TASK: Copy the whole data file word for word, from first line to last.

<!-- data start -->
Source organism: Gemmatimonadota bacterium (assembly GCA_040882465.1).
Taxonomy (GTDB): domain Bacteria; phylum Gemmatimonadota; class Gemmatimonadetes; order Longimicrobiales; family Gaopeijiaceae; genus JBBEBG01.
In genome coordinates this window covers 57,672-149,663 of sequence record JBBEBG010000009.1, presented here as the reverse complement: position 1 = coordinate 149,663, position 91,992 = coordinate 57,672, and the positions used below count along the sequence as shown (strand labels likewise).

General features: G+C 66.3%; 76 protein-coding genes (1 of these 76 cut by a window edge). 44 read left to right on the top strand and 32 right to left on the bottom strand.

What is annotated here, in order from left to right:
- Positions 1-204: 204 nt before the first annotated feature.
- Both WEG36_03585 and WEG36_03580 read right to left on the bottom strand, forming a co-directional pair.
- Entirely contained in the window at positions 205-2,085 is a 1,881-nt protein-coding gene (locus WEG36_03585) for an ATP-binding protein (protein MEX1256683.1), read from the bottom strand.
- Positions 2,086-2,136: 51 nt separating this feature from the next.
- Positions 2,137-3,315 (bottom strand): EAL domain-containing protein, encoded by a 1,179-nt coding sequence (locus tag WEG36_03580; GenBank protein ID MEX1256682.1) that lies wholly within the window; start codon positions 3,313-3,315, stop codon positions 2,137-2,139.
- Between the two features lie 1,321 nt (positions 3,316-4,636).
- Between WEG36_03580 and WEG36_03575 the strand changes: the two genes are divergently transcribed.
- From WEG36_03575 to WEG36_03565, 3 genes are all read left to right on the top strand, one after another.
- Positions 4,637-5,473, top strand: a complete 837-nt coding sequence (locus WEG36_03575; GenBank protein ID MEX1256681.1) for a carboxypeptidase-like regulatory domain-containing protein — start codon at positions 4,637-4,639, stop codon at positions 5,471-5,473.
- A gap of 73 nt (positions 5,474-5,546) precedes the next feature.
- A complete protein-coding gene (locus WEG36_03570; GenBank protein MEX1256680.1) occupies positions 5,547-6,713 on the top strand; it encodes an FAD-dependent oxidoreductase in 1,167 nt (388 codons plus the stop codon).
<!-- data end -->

Source organism: Gemmatimonadota bacterium (assembly GCA_040882465.1).
Taxonomy (GTDB): domain Bacteria; phylum Gemmatimonadota; class Gemmatimonadetes; order Longimicrobiales; family Gaopeijiaceae; genus JBBEBG01.
In genome coordinates this window covers 57,672-149,663 of sequence record JBBEBG010000009.1, presented here as the reverse complement: position 1 = coordinate 149,663, position 91,992 = coordinate 57,672, and the positions used below count along the sequence as shown (strand labels likewise).

General features: G+C 66.3%; 76 protein-coding genes (1 of these 76 cut by a window edge). 44 read left to right on the top strand and 32 right to left on the bottom strand.

What is annotated here, in order from left to right:
- Positions 1-204: 204 nt before the first annotated feature.
- Both WEG36_03585 and WEG36_03580 read right to left on the bottom strand, forming a co-directional pair.
- Entirely contained in the window at positions 205-2,085 is a 1,881-nt protein-coding gene (locus WEG36_03585) for an ATP-binding protein (protein MEX1256683.1), read from the bottom strand.
- Positions 2,086-2,136: 51 nt separating this feature from the next.
- Positions 2,137-3,315 (bottom strand): EAL domain-containing protein, encoded by a 1,179-nt coding sequence (locus tag WEG36_03580; GenBank protein ID MEX1256682.1) that lies wholly within the window; start codon positions 3,313-3,315, stop codon positions 2,137-2,139.
- Between the two features lie 1,321 nt (positions 3,316-4,636).
- Between WEG36_03580 and WEG36_03575 the strand changes: the two genes are divergently transcribed.
- From WEG36_03575 to WEG36_03565, 3 genes are all read left to right on the top strand, one after another.
- Positions 4,637-5,473, top strand: a complete 837-nt coding sequence (locus WEG36_03575; GenBank protein ID MEX1256681.1) for a carboxypeptidase-like regulatory domain-containing protein — start codon at positions 4,637-4,639, stop codon at positions 5,471-5,473.
- A gap of 73 nt (positions 5,474-5,546) precedes the next feature.
- A complete protein-coding gene (locus WEG36_03570; GenBank protein MEX1256680.1) occupies positions 5,547-6,713 on the top strand; it encodes an FAD-dependent oxidoreductase in 1,167 nt (388 codons plus the stop codon).